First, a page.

Health care requires increasing the number and quality of registered nurses to the baccalaureate level to address part of the critical nurse shortage problem and need for highly qualified professionals. Two major national initiatives examining the nursing workforce issue in the United States recommend decreasing barriers, refining academic pathways and facilitating nurses return to school for higher levels of education by streamlining nursing education between community colleges and baccalaureate programs. Nurses prepared at higher levels have demonstrated stronger patient outcomes and ability to provide safe and effective care. This study sought to define barriers, priorities and enhancement/motivational factors, as identified by students, during transition from associate degree to baccalaureate nursing degree completion programs. Additionally, demographic data was compared to barriers and enhancement factors to determine if any associations between these exist. Students were provided with an electronic survey tool that allowed easy access and return. The outcome data from this pilot study provides nursing educators and professional practice leaders a better understanding the barrier factors, allowing leaders to design programs, delivery models, advising, and address needed areas of additional support or elimination to promote student success. At the same time, identified enhancement factors can be increased, streamlined for students.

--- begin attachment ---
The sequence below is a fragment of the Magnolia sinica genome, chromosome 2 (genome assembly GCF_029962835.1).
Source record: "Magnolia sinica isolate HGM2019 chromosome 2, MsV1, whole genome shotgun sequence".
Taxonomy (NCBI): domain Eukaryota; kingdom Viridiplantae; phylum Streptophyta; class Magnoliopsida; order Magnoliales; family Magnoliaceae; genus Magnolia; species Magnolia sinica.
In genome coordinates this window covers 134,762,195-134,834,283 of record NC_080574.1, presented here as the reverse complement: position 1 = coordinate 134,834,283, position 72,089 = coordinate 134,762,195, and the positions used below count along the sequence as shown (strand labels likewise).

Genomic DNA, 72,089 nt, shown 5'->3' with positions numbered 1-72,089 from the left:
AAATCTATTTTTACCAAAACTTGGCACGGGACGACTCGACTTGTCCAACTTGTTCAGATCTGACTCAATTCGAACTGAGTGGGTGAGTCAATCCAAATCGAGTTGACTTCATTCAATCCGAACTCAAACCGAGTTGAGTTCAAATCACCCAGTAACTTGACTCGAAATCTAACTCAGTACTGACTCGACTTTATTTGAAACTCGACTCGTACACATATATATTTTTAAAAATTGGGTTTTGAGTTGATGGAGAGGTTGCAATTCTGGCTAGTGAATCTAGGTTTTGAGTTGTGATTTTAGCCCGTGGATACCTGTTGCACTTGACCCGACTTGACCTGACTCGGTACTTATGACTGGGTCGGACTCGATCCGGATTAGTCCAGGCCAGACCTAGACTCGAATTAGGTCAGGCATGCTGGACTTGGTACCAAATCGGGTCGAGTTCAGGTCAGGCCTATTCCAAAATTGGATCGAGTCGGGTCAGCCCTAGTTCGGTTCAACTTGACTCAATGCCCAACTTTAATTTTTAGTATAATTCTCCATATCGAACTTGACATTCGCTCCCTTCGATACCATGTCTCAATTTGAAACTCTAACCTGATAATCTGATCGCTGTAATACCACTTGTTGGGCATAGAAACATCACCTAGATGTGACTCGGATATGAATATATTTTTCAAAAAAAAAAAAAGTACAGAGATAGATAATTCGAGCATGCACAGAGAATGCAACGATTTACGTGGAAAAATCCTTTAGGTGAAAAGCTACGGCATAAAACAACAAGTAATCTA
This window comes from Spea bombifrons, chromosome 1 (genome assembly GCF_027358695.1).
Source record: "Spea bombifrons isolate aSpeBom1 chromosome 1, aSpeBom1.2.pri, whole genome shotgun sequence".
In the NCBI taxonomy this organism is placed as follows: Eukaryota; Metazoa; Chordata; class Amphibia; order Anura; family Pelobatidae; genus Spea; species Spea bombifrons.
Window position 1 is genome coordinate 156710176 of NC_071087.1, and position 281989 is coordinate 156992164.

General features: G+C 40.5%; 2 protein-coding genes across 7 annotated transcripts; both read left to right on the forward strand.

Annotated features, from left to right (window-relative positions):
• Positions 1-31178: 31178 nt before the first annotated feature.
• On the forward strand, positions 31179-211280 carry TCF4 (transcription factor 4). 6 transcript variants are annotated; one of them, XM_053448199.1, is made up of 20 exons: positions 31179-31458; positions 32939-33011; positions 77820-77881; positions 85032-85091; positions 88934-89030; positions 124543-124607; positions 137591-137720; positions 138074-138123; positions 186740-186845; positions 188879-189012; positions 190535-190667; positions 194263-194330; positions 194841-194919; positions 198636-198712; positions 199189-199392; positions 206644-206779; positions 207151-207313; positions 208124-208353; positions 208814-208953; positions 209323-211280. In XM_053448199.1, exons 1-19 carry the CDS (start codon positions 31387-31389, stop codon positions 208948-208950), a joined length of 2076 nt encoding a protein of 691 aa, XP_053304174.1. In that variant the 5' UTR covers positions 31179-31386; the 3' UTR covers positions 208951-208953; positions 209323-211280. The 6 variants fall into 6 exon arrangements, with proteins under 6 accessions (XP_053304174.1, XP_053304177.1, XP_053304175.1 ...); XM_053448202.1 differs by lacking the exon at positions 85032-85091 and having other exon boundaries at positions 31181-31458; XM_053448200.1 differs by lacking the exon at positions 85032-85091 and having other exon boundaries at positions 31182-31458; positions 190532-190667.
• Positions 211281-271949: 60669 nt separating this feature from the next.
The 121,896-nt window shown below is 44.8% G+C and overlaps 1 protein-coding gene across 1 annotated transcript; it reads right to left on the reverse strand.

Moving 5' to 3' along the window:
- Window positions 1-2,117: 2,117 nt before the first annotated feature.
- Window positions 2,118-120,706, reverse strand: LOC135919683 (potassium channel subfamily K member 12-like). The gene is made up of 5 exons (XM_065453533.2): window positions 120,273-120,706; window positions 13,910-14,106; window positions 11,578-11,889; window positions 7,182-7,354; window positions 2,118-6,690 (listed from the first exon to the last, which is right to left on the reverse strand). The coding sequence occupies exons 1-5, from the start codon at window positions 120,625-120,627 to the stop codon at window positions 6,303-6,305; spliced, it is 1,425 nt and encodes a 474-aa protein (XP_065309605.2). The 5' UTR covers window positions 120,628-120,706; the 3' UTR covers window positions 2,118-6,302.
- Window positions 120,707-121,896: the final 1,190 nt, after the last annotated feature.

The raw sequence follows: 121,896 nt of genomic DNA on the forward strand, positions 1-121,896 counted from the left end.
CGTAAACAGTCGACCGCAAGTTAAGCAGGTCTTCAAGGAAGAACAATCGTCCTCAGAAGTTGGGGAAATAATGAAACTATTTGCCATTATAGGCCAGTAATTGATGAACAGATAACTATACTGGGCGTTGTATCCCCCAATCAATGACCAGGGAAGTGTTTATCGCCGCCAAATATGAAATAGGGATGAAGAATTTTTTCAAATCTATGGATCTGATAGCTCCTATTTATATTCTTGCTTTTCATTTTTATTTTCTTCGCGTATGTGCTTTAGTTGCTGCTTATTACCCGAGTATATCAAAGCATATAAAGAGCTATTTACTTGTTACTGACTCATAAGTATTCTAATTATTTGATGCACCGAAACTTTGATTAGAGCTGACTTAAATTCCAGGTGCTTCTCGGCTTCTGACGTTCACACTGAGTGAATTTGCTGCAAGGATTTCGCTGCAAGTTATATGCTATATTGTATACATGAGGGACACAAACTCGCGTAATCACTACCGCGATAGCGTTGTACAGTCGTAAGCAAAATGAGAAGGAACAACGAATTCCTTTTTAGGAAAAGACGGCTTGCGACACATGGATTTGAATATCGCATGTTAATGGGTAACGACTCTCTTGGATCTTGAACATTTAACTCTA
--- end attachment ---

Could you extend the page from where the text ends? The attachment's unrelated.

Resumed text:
Academic transition; Barriers; Motivators; Enhancements; Priorities; Nursing education


The Institute of Medicine [1] and Carnegie Foundation for the Advancement of Teaching [2] recommend decreasing barriers by improving academic pathways to promote seamless progression from community colleges and baccalaureate programs to promote earlier, more efficient, access and cost-effective completion of a baccalaureate programs. In response to these key recommendations to the nursing profession, the authors designed a study to explore the transition issues as defined by the students, to guide nursing education and practice responses.

Background/Review of Literature